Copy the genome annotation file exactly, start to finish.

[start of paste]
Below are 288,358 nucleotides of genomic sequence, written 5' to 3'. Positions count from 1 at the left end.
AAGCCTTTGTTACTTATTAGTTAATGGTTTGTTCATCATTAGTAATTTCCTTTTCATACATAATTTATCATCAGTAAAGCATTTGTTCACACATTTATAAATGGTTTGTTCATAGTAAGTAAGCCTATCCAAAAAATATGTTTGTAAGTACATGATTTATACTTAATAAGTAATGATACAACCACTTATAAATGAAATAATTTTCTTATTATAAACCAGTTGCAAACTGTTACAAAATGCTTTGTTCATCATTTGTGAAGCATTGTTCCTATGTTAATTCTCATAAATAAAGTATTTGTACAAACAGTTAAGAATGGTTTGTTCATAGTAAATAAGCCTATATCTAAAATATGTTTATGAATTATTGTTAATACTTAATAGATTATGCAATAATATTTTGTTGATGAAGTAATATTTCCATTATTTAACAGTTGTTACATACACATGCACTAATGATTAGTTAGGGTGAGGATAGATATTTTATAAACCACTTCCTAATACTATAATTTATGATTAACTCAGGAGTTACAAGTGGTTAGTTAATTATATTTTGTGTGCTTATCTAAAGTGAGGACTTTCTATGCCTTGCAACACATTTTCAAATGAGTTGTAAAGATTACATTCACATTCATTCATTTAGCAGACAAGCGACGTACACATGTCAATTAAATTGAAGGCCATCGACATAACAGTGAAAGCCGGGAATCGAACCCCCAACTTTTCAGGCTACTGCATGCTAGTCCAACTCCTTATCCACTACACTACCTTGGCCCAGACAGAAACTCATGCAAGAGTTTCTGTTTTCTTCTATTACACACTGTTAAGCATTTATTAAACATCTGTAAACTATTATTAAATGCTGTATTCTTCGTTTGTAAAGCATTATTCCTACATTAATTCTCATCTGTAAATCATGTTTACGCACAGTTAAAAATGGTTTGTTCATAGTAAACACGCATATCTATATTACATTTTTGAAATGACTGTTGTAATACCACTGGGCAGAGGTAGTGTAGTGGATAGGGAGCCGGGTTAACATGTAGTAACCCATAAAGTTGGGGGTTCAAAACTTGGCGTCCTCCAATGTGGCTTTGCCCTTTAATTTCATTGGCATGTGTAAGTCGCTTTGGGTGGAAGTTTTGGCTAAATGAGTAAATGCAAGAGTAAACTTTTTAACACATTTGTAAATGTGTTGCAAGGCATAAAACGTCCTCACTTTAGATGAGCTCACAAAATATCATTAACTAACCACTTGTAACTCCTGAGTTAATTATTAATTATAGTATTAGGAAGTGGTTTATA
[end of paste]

Below are 288,358 nucleotides of genomic sequence, written 5' to 3'. Positions count from 1 at the left end.
AAGCCTTTGTTACTTATTAGTTAATGGTTTGTTCATCATTAGTAATTTCCTTTTCATACATAATTTATCATCAGTAAAGCATTTGTTCACACATTTATAAATGGTTTGTTCATAGTAAGTAAGCCTATCCAAAAAATATGTTTGTAAGTACATGATTTATACTTAATAAGTAATGATACAACCACTTATAAATGAAATAATTTTCTTATTATAAACCAGTTGCAAACTGTTACAAAATGCTTTGTTCATCATTTGTGAAGCATTGTTCCTATGTTAATTCTCATAAATAAAGTATTTGTACAAACAGTTAAGAATGGTTTGTTCATAGTAAATAAGCCTATATCTAAAATATGTTTATGAATTATTGTTAATACTTAATAGATTATGCAATAATATTTTGTTGATGAAGTAATATTTCCATTATTTAACAGTTGTTACATACACATGCACTAATGATTAGTTAGGGTGAGGATAGATATTTTATAAACCACTTCCTAATACTATAATTTATGATTAACTCAGGAGTTACAAGTGGTTAGTTAATTATATTTTGTGTGCTTATCTAAAGTGAGGACTTTCTATGCCTTGCAACACATTTTCAAATGAGTTGTAAAGATTACATTCACATTCATTCATTTAGCAGACAAGCGACGTACACATGTCAATTAAATTGAAGGCCATCGACATAACAGTGAAAGCCGGGAATCGAACCCCCAACTTTTCAGGCTACTGCATGCTAGTCCAACTCCTTATCCACTACACTACCTTGGCCCAGACAGAAACTCATGCAAGAGTTTCTGTTTTCTTCTATTACACACTGTTAAGCATTTATTAAACATCTGTAAACTATTATTAAATGCTGTATTCTTCGTTTGTAAAGCATTATTCCTACATTAATTCTCATCTGTAAATCATGTTTACGCACAGTTAAAAATGGTTTGTTCATAGTAAACACGCATATCTATATTACATTTTTGAAATGACTGTTGTAATACCACTGGGCAGAGGTAGTGTAGTGGATAGGGAGCCGGGTTAACATGTAGTAACCCATAAAGTTGGGGGTTCAAAACTTGGCGTCCTCCAATGTGGCTTTGCCCTTTAATTTCATTGGCATGTGTAAGTCGCTTTGGGTGGAAGTTTTGGCTAAATGAGTAAATGCAAGAGTAAACTTTTTAACACATTTGTAAATGTGTTGCAAGGCATAAAACGTCCTCACTTTAGATGAGCTCACAAAATATCATTAACTAACCACTTGTAACTCCTGAGTTAATTATTAATTATAGTATTAGGAAGTGGTTTATA